One of his roles as president of Kapa’a Solar, aside from hiring some 40 residents to build the new landmark, is to apply for reimbursements from state and federal resources.
The $5.3 million project is expected to receive $2.6 to $2.7 million in return.
“That is what makes it economically viable,” Bosshard says. “because the rate that KIUC would pay for the power would not justify the purchase of the land and cost of construction.”
The island’s co-op will purchase power from Kapa’a Solar at a rate of 20 cents per kilowatt, which is “as cheap as you can get it” for 20 years, says Bosshard, a 1981 graduate of the University of Hawaii’s William S. Richardson School of Law.
Still, he understands there are critics of such subsidies.
“But it’s a question of whether the community wants projects like this, because you won’t do it without the assistance,” he says.
It’s just not economically feasible. And while it’s unlikely that the project will bring down the cost of energy, it’s a substitute for energy that is coming from foreign, unreliable sources.
Yet Bosshard doesn’t tout sustainability and doesn’t lobby for any one particular energy source. Even though he says circumstances can change rather abruptly in terms of availability of other external sources of energy, and it’s probably a good idea to hedge our bets here on Kaua’i, he is not “a promoter of energy.”
“I think it’s just more of having it available so that people can understand the process,” says Bosshard, who wouldn’t even have dabbled in the industry had the opportunity not directly presented itself. “What I hope to offer is a look at one option. And being the first, it lends itself to such community discussion, and I’m open to sharing what I’ve learned with the public so that they can access the merit of the project.”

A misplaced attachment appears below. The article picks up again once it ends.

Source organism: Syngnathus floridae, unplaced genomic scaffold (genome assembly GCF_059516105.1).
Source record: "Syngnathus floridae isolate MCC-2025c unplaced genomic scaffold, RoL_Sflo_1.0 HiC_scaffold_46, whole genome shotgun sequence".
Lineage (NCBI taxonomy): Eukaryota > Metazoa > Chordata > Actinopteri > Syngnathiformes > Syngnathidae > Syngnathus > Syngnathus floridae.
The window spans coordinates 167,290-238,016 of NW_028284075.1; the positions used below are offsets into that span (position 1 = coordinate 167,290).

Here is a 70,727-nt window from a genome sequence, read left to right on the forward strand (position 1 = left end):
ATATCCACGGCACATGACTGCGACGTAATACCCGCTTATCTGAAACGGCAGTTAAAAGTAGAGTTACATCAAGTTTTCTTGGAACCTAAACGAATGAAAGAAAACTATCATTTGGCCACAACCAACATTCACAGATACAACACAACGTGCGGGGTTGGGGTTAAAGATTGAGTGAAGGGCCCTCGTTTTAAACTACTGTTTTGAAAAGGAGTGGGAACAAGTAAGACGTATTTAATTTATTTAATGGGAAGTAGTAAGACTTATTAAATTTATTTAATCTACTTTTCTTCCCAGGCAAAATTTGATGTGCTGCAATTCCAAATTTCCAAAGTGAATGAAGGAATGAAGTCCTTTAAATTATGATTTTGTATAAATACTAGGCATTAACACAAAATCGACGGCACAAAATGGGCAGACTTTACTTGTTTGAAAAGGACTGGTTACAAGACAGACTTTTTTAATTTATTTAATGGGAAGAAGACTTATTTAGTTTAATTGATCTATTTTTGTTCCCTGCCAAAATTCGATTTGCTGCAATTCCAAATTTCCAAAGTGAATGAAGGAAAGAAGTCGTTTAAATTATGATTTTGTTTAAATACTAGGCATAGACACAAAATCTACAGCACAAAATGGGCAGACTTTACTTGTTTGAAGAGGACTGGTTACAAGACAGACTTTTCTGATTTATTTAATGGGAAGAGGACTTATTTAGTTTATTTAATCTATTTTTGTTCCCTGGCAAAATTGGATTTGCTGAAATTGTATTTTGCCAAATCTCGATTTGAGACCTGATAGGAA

So until another economically viable opportunity in the renewable resources field presents itself, Bosshard will continue serving the community as a lawyer.
“It makes you feel a part of the community when you do the type of legal work that I do, because you interact with people at their most vulnerable moments and try to work through their problems with them to come out at a stronger place,” he says. “I made some of my best relationships with and through my clients, and I enjoy working with the other attorneys and the court to accomplish that end.”
He calls his office, from which he has been operating for nearly 30 years, “some-thing very far below a corporate entity.”
Arriving on Kaua’i for the first time at age 21, Bosshard, originally from Wisconsin, was attracted to the island’s beauty and its people. And if he’s not working in the office, he’s enjoying that beauty by tending to his livestock – cows, sheep and goats – and landscaping
“Anybody who’s from a rural environment likes to dabble in horticulture. It’s the way of life I grew up with,” he says.
But it’s for the community of Kaua’i that he really has a fondness, especially as it was the island’s residents who were responsible for supporting his business endeavor.
“The beauty of the community is people being all around you who are willing to help,” he says. “It isn’t about me and it’s not just my project. But it’s about my family, my neighbors, my friends, my business associates, people in the community who have been supportive. They made the project possible and share in the success. I couldn’t have even started the project without that support.”